Sex Determination of Prehistoric Human Paleofeces
Analysis of 12 prehistoric human paleofecal specimens from the Mammoth Cave System, Kentucky has produced the first estimate of biological sex using fecal material from ancient humans. Accelerator mass spectrometry (AMS) radiocarbon dating indicates that the specimens range in age from ca. 2700 B.P. to 2300 B.P. Dietary contents and steroids were extracted and analyzed. Chromatography and radioimmunoassay were used to measure levels of testosterone and estradiol in both modern fecal reference samples and in ancient feces. Results indicate that all 12 paleofeces were probably deposited by males whose diet included a variety of native crops and wild plants. These preliminary analyses have the potential to revolutionize the investigation of gender difference in diet, health, and nutrition.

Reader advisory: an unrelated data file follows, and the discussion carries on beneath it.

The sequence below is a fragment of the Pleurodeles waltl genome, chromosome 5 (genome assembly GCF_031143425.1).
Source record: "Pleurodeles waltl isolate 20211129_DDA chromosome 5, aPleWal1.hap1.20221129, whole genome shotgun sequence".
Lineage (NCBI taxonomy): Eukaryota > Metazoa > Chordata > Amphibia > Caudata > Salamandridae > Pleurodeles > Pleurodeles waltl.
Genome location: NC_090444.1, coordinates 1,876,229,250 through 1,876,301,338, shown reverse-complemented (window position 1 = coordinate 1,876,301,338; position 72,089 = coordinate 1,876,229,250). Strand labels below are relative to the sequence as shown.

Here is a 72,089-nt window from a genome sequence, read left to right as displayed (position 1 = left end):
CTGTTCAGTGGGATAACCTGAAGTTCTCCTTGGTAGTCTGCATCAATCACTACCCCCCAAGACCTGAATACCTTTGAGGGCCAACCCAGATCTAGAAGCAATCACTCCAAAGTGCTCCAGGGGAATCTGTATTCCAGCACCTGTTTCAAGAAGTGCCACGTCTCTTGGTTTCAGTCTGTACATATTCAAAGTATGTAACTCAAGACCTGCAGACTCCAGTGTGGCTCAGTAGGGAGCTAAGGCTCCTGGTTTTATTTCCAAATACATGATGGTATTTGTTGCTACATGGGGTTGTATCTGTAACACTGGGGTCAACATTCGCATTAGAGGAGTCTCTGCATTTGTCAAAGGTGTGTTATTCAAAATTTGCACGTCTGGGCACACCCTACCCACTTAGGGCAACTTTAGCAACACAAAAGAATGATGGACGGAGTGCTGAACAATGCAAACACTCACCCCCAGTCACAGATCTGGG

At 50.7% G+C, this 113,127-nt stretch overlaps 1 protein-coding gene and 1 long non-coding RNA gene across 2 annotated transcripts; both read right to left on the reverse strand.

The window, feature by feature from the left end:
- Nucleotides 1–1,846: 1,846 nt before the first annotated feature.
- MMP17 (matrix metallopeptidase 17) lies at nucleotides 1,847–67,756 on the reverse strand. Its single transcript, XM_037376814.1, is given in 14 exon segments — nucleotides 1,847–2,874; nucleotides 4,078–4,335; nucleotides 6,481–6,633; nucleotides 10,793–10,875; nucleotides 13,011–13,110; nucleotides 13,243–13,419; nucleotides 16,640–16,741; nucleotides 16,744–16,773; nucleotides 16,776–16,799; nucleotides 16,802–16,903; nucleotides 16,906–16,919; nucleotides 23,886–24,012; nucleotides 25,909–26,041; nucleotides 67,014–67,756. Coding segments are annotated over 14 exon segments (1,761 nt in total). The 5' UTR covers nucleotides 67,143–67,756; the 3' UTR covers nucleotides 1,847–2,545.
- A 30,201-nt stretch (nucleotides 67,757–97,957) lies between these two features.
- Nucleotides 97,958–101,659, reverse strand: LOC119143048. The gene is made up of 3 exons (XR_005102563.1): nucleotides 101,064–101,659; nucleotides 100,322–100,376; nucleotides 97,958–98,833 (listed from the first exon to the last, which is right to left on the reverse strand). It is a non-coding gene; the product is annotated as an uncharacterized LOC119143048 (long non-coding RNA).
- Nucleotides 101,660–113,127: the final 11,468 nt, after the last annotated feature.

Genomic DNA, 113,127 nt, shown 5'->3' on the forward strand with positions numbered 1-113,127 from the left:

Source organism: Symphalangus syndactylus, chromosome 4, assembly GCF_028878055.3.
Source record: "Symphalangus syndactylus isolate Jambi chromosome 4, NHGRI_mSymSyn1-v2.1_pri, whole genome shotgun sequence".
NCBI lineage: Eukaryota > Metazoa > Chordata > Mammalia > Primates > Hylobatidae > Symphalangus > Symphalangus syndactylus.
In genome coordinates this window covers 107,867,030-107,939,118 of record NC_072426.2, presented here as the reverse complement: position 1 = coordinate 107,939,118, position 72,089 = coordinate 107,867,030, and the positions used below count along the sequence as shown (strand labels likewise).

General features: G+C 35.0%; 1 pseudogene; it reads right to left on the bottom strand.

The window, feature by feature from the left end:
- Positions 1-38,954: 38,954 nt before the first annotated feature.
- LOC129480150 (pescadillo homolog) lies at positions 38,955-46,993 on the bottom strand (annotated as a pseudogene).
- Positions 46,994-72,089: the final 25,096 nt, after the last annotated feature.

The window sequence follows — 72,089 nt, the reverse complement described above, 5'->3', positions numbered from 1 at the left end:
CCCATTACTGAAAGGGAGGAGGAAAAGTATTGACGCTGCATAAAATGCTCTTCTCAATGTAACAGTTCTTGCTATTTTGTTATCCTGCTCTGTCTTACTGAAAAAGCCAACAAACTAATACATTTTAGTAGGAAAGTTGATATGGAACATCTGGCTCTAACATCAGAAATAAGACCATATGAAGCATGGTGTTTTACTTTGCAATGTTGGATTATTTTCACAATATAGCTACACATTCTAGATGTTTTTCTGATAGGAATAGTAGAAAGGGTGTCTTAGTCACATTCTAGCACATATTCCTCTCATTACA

Sobolik, K. D.,
Gremillion, K. J.,
& Watson, P. J.
(1996). Sex Determination of Prehistoric Human Paleofeces. American Journal of Physical Anthropology, 101 (2), 283-290.